Haglund’s Deformity Exercises
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Achilles Tendonitis is often associated with Haglund’s Deformity, but they are not the same. Achilles Tendonitis is a condition that causes pain, swelling and structure change in the physiology of the Achilles Tendon. At the same time, a Haglund’s Deformity is a bony growth or spur on the back of the heel bone where the Achilles Tendon attaches.
In some cases, a Haglund’s Deformity can rub off the underside of the Achilles Tendon, resulting in pain when walking or running, but ultimately they are different conditions.
Yes, you can run with Haglund’s Deformity, as it is likely that you have had the condition for a very long time. If you have a Haglund’s Deformity without any symptoms, you do not need to modify your running routine. If you have mild symptoms of Haglund’s Deformity during or after running, then you should take some steps to manage it with our suggested home treatment.
If you have severe symptoms of Haglund’s Deformity, you can still run but consider taking longer breaks between runs of up to 3 days, avoiding hill training and cross-training with cycling and swimming.
Yes, you can continue to walk with Haglund’s Deformity. In the worst case scenario it may irritate your symptoms temporarily but that can settle with home treatment. It it worthwhile considering your footwear options as they can significantly reduce your pain levels or adding a heel raise to your shoe. Avoid uphill walks or hiking to manage your symptoms appropriately.
Yes, you can continue to cycle a bike with you have a Haglund’s Deformity as it is a non-impact activity and highly unlikely to aggravte your symptoms.
If you have severe symptoms of Haglund’s Deformity, you can consider raising your saddle height to decrease the amount of dorsiflexion when cycling as this can rub off the insertion of the Achilles Tendon.
In most cases, Haglund’s Deformity goes untreated without any issues as most people don’t even know that they have Haglund’s Deformity. In cases where there is pain, if you manage it appropriate with good footwear choices, non-impact exercises and rest between walks, then Haglund’s Deformity symptoms can resolve or remain manageable.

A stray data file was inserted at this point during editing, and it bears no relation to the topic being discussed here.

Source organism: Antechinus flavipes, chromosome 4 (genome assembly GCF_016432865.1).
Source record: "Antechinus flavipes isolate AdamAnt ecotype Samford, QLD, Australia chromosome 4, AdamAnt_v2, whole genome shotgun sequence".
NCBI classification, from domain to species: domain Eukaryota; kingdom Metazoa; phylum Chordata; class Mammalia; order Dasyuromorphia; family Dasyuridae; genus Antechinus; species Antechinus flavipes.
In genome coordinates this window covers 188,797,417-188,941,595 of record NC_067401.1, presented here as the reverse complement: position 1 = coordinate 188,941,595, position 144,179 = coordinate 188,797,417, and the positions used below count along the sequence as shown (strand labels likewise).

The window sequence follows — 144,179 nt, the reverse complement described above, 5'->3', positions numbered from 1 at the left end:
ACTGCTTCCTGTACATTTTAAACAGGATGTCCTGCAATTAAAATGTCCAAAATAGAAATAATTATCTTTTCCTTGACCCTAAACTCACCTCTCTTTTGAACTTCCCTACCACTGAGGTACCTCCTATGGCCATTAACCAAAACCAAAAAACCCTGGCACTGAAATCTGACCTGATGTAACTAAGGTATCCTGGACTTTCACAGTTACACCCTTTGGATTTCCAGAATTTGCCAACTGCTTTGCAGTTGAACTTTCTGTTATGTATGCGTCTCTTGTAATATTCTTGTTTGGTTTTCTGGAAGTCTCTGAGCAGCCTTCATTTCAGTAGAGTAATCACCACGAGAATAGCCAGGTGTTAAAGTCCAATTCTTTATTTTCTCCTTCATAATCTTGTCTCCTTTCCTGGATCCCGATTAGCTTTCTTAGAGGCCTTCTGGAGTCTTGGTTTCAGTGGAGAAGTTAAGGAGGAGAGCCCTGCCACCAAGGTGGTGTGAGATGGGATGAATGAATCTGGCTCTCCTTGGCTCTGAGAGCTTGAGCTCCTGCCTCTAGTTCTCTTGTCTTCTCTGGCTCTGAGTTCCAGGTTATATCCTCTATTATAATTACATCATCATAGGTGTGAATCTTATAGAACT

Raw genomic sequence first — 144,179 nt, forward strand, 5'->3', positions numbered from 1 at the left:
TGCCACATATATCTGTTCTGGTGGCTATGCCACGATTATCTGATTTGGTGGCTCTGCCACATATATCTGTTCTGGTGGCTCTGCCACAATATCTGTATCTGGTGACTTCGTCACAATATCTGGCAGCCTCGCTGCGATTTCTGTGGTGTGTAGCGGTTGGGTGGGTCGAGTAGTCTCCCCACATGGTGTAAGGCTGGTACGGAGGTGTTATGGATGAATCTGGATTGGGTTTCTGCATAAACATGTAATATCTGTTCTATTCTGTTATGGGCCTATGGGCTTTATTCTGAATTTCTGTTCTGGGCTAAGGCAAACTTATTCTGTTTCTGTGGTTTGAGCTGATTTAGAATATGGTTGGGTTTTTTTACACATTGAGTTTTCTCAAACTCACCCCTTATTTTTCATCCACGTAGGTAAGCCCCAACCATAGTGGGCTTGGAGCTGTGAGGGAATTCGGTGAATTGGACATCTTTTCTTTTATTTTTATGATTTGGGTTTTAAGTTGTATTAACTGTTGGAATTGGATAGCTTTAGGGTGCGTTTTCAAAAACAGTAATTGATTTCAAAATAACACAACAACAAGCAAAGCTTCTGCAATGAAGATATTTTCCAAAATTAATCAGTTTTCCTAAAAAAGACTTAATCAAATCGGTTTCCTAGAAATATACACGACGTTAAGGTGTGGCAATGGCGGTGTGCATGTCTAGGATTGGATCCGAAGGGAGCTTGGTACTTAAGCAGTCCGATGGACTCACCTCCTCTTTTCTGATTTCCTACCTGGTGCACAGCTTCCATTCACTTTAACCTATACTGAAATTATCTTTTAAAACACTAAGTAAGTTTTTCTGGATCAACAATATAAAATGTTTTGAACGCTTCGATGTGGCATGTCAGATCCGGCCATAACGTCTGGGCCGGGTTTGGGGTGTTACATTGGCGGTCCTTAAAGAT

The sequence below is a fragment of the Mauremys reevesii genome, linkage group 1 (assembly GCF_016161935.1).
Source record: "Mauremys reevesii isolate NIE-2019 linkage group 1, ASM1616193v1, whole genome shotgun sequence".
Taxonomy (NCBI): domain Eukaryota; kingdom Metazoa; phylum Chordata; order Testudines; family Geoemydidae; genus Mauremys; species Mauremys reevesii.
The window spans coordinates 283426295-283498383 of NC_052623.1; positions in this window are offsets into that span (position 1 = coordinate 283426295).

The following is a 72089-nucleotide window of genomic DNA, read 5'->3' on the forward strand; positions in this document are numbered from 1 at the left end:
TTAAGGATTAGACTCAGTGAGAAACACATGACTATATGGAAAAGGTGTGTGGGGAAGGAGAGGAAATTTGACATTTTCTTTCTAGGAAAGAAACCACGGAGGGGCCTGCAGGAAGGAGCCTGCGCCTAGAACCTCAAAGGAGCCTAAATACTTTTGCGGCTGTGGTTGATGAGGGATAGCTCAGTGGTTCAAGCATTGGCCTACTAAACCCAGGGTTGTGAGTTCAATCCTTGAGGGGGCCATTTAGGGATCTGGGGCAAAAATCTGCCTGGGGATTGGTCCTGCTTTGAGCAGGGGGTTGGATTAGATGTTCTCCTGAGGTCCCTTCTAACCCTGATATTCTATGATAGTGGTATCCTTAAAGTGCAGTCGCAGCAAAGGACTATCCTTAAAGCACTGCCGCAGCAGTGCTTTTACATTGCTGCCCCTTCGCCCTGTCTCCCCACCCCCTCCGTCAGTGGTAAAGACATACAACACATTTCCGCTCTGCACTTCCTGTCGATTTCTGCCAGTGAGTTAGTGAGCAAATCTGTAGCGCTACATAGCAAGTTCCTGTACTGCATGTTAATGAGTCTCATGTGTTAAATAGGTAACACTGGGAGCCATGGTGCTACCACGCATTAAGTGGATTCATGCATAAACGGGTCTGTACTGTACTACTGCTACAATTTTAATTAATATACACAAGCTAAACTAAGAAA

In severe cases of Haglund’s Deformity that goes untreated, symptoms can worsen to the stage where it hurts to walk. If you suspect you have a Haglund’s Deformity, we recommend having a consultation with a medical progressional such as a Physical Therapist.
Yes, a Haglund’s Deformity is a bone spur. You can develop a bone spur on any bone in your body. Due to the weight-bearing nature of the calcaneus, it is more prone to bone spur formation on the back of the heel (Haglund’s Deformity) or the underside.
A bone spur such as Haglund’s Deformity can develop spontaneously; it can be hereditary or develop from shoe friction over time.
There is no set time for Haglund’s Deformity. We have found in our clinics that Haglund’s Deformity takes 4-6 weeks to improve and settle in mild cases and up to 12 weeks in more severe cases that may require steroid injections in conjunction with Physical Therapy.
In severe cases of Haglund’s Deformity that require surgery, these can take 6 months to recover.
A Haglund’s Deformity is a prevalent bony abnormality of the calcaneus bone that can be found in patients with and without pain; however, there is no study that we are aware of that indicates the prevalence of Haglund’s Deformity in the general public.
There is no benefit to massaging a Haglund’s Deformity. A Haglund’s Deformity causes pain, inflammation and swelling at the back of the heel, and further compression from massage can potentially worsen symptoms.
It can be beneficial to massage surrounding muscular tissues such as the calf muscles and plantar muscles of the foot to take the pressure of your Haglund’s Deformity